And then there are other problems, to put it mildly. For example, the President signs a commission for a judge upon notification from the Secretary of the Senate that the Senate has consented to a nomination. The Secretary of the Senate is a continuing office, presently held by a Republican appointee. If after all of this manipulation of the rules the Secretary objects and refuses (quite reasonably) to carry out the ministerial duty of transmitting to the President notification that the nomination has been confirmed, then what? Can the President sign a commission without notification from the Secretary that the Senate has consented to the nomination? (As an aside, there are also significant problems with a recess appointment to the Supreme Court in January, for the reasons spelled out in NLRB v. Noel Canning (2014) and because after January 20th Congress could enact a joint resolution ending its session, adjourn sine die, and reconvene for a new session, thereby causing the recess appointment to expire.)
This is all absurd, of course. But the larger point to make here is that the norms governing our institutions are partly a product of mores and practices (such as respect for established parliamentary procedure) reflecting underlying judgments about political and legal authority. I’m inclined to think these constitutional norms are still legal norms for reasons Jeremy Waldron has argued (Are Constitutional Norms Legal Norms?, 75 Fordham L. Rev. 1697 (2006)). We might all wish that those mores and practices--including the Senate’s consideration and confirmation of federal judges--were in better repair. But we would do well, I suggest, as lawyers and law professors amid these divisive times to foster the constitutional norms that have served us well, however imperfectly and however much we want "our" side to win. "And when the last law was down, and the Devil turned round on you — where would you hide, Roper, the laws all being flat?"
Thursday, December 8, 2016
Noting how evangelical Christians and orthodox Catholics voted overwhelmingly for Donald Trump because they believed religious liberty was under attack by the left, David Bernstein joins other observers who have catalogued the many ways in which the secular liberal victors in the so-called culture wars were piling-on against conservative Christians and how such episodes played a major role in the surprising victory of Trump in the presidential election.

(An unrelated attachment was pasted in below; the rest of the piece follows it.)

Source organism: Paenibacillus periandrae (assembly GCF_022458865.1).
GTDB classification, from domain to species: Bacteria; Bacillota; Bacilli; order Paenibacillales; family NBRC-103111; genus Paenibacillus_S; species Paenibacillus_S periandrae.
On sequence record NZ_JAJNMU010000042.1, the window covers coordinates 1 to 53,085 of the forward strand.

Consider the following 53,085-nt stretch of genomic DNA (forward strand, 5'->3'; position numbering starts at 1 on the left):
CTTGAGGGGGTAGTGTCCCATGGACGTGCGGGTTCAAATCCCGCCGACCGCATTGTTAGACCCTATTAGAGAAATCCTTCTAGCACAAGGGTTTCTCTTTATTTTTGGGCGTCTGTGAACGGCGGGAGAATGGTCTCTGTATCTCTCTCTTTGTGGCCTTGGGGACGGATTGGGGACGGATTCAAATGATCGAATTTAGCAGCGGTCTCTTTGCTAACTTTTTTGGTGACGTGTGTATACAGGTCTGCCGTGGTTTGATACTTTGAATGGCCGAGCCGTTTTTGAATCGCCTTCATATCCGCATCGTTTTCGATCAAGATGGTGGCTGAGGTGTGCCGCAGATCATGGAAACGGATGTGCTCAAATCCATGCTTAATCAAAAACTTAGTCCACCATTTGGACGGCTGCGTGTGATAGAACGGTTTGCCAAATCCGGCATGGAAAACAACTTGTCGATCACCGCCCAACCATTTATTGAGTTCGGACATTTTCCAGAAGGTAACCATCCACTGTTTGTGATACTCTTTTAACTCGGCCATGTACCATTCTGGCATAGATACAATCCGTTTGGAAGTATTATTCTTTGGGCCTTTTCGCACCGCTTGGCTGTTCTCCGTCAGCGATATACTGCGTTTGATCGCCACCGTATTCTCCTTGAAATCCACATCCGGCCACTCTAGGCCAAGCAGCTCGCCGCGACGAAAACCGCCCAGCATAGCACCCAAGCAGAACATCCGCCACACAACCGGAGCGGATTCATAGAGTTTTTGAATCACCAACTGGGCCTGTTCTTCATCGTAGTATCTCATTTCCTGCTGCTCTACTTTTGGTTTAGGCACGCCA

In a post on the Volokh Conspiracy, David Bernstein notes a point made by President Obama's Solicitor General in a Supreme Court argument, a point that got only passing attention in the mainstream media but was highlighted as deeply concerning in media directed to conservatives and religious audiences: "the time the solicitor general of the United States acknowledged that religious institutions that oppose as a matter of internal policy same-sex marriage may lose their tax exemptions."
The rest of the post made be found here.
As the left is now learning and the right should be reminded as it comes to power, scorched earth politics has consequences. The side that overreaches when it gets political power and goes beyond implementing its policy agenda to attempt to destroy opponents politically and culturally frequently finds itself being removed from that political power.
December 8, 2016 | Permalink
In conjunction with my formal installation as President, St. Gregory's University will host a conference titled Leisure and Labor: The Liberal Arts and the Professions, March 21-22, 2017. We invite scholars, professionals, administrators, lay leaders, and religious to reflect upon the fundamental relationship between the liberal arts and job preparedness. Because I am just now putting this on MOJ, we will extend the time for submitting abstracts until January 8, 2017.
Wednesday, December 7, 2016
I reached the following "editor's footnote" in my re-reading this afternoon of J. Leon Hooper (ed.), Religious Liberty: Catholic Struggles with Pluralism (1993) (p. 226 n. 11); in the footnote, Hooper is describing, analyzing, and judging Murray's "The Issue of Church and State":
Murray's manner of restricting the socially significant meaning of religious freedom to an immunity right works well, if one considers the interaction of the church hierarchy and the executive branch of government. Problems arise even within his own thought, however, when one considers the role of the laity in shaping governmental legislation. For his argument to still apply, one would have to presume that the laity could bring no substantive content from their faith commitments to the laws that they shape -- that their faith remains simply motivational. As discussed in the general introduction to this collection, some question whether Murray has adequately dealt with the laity's attempts to bring gospel values to the juridical structures of the state, much less to what is called the world.
John Rawls's imposition of "the proviso" was published in the very same year as Hooper's footnote was published.